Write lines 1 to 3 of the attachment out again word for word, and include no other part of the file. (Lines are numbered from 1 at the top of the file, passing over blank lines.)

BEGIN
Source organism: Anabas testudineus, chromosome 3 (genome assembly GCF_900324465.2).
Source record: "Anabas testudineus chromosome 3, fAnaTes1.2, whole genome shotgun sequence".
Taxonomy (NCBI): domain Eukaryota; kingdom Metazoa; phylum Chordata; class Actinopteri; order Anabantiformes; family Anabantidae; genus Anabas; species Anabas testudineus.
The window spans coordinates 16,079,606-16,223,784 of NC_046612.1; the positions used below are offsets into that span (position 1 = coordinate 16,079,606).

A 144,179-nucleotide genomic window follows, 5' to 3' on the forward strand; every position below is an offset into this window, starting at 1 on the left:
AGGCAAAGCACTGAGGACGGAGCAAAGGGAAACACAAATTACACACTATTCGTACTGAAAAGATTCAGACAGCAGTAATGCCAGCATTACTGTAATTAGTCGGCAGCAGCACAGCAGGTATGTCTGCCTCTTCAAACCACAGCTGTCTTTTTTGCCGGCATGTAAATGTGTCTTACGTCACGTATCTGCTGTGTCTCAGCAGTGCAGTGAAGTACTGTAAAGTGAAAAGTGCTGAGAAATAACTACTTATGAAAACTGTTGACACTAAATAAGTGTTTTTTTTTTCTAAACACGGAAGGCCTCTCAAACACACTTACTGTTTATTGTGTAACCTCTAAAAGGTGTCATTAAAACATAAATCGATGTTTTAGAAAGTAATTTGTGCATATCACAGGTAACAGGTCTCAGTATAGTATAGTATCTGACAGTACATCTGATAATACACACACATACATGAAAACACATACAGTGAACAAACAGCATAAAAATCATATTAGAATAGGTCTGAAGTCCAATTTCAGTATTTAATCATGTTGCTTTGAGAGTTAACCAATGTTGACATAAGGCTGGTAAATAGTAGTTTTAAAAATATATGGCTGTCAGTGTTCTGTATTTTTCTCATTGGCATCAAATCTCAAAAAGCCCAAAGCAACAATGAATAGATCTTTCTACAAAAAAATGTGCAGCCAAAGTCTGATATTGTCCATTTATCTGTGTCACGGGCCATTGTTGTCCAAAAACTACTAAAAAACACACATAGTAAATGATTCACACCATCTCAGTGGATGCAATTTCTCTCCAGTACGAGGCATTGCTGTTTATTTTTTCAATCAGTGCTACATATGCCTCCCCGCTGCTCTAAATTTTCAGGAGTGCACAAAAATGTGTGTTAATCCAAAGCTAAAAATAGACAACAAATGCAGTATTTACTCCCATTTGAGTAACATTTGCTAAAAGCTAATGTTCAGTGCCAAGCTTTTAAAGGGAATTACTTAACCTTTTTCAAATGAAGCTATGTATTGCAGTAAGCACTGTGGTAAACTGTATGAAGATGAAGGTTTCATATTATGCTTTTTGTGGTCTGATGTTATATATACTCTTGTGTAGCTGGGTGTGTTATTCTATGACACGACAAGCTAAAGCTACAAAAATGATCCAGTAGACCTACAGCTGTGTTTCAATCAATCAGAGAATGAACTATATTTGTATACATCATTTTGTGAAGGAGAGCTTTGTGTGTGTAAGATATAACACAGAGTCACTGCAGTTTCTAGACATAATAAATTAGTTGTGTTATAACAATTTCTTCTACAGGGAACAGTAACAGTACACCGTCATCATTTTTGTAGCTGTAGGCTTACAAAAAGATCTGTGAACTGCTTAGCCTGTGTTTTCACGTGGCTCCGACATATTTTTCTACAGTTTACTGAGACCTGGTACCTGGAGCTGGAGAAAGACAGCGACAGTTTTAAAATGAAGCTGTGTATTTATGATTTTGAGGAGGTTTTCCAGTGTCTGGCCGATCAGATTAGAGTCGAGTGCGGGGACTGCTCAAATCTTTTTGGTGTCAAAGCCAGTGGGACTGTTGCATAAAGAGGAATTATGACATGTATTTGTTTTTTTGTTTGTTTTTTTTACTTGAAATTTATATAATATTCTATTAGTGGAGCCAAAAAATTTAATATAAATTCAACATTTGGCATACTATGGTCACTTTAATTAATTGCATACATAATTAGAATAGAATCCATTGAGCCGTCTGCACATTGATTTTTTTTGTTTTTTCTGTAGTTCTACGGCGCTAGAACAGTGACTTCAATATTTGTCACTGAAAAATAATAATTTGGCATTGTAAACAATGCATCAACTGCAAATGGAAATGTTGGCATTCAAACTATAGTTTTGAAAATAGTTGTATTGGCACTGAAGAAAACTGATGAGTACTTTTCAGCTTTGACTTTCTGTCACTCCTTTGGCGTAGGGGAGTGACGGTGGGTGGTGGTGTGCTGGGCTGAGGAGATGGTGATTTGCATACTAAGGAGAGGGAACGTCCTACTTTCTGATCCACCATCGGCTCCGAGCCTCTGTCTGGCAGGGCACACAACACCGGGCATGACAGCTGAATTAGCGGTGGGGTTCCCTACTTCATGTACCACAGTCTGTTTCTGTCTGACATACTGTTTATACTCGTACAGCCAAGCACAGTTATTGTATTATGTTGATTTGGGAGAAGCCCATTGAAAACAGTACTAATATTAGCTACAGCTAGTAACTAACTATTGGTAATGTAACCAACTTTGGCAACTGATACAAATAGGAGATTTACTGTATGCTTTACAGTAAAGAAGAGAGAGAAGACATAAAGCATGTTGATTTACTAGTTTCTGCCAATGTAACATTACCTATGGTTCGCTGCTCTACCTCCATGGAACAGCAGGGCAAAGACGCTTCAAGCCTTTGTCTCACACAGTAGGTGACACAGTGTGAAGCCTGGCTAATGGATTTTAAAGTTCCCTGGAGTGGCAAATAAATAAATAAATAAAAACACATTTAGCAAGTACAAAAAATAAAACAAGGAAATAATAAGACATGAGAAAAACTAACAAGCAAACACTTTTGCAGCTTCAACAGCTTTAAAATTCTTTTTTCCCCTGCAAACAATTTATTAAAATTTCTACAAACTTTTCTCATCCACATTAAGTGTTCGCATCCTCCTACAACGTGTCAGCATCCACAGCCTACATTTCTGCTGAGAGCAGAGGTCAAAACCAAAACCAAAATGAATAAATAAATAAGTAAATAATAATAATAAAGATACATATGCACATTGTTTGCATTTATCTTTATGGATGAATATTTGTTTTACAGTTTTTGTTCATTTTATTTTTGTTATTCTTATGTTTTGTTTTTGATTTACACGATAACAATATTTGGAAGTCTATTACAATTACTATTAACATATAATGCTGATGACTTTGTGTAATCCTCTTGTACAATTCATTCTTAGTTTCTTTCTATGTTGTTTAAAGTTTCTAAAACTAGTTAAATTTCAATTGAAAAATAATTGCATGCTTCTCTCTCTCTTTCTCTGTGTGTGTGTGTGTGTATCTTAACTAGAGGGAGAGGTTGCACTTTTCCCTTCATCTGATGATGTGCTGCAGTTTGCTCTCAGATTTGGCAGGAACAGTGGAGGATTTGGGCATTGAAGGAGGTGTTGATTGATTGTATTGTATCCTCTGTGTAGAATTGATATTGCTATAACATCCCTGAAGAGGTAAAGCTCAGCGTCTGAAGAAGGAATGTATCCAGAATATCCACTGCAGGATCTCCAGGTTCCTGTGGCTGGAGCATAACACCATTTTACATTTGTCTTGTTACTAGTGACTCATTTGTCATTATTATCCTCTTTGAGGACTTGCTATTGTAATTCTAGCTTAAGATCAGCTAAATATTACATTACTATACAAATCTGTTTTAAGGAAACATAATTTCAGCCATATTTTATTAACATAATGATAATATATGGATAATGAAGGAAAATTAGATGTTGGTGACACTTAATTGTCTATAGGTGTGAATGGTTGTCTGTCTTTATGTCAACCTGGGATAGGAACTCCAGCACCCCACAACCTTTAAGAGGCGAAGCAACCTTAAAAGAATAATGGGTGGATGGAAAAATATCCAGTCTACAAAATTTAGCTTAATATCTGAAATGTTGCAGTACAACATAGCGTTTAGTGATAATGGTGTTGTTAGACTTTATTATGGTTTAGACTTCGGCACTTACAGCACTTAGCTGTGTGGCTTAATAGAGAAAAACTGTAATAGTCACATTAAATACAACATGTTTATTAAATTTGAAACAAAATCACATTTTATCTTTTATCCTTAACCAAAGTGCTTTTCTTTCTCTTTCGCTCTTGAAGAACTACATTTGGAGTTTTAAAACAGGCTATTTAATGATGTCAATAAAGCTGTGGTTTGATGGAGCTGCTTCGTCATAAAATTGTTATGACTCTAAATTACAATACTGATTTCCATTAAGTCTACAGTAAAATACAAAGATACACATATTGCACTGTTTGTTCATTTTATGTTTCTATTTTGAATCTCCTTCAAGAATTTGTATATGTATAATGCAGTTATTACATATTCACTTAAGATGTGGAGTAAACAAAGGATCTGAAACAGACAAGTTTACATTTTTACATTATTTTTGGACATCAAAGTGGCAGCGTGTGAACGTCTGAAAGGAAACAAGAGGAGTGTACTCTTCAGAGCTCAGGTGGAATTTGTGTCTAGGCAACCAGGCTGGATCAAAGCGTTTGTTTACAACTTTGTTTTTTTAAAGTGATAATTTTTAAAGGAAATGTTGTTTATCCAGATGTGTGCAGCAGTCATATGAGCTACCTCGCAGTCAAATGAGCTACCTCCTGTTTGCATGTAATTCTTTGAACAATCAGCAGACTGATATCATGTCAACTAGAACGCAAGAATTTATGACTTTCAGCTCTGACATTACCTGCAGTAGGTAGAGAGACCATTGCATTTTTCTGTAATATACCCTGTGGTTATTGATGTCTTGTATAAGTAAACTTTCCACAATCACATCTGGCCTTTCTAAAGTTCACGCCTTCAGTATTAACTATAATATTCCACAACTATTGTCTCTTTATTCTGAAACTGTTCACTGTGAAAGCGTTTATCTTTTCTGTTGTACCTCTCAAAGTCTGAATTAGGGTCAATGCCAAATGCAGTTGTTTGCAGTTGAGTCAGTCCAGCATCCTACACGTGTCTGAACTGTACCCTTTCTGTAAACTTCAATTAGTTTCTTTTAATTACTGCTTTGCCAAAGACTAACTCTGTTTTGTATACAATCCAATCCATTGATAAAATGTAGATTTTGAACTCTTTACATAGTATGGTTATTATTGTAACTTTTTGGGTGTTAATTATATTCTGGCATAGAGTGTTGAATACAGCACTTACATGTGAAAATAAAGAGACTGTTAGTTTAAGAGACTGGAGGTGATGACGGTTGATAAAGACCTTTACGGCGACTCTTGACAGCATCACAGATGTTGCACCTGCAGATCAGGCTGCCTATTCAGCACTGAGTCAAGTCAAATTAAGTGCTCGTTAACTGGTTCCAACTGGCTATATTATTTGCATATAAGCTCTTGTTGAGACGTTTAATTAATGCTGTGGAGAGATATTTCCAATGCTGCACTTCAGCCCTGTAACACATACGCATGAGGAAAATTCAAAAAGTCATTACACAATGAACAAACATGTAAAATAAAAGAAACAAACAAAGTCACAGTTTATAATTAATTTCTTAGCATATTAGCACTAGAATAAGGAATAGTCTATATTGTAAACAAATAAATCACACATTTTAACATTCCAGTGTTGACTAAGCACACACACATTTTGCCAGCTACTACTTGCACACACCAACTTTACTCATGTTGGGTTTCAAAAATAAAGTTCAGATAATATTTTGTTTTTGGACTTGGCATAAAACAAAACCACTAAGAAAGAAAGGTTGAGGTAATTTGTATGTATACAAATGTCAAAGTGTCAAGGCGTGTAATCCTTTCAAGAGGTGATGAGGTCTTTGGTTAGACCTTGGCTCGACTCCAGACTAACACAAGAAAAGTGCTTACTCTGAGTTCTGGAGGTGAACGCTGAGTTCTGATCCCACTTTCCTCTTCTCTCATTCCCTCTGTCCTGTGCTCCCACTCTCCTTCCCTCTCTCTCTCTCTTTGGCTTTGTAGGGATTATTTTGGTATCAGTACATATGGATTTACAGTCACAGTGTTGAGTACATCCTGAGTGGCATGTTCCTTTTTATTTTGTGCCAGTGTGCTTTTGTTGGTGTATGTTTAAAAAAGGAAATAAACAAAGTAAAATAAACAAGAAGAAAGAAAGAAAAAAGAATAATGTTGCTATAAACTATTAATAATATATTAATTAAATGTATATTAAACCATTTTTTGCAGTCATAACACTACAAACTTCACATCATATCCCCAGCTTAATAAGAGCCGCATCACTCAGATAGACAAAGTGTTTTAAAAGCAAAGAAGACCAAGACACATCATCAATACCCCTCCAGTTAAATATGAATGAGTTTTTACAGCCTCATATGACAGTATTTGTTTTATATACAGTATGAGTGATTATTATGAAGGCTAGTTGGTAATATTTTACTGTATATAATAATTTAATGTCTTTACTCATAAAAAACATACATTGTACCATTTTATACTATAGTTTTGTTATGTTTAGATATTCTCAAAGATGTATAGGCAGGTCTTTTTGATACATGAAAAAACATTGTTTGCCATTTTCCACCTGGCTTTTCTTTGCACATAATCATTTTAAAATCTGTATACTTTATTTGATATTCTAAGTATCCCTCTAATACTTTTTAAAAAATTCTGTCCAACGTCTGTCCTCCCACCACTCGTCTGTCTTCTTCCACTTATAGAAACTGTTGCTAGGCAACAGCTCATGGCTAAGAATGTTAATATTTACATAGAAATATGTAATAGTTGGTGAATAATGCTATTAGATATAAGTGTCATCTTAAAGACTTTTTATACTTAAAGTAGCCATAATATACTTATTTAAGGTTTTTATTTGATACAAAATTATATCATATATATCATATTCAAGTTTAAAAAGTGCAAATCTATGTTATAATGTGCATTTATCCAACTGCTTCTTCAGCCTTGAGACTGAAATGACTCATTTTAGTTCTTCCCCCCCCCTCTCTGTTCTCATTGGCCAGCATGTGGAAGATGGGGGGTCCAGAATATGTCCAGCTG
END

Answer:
Source organism: Anabas testudineus, chromosome 3 (genome assembly GCF_900324465.2).
Source record: "Anabas testudineus chromosome 3, fAnaTes1.2, whole genome shotgun sequence".
Taxonomy (NCBI): domain Eukaryota; kingdom Metazoa; phylum Chordata; class Actinopteri; order Anabantiformes; family Anabantidae; genus Anabas; species Anabas testudineus.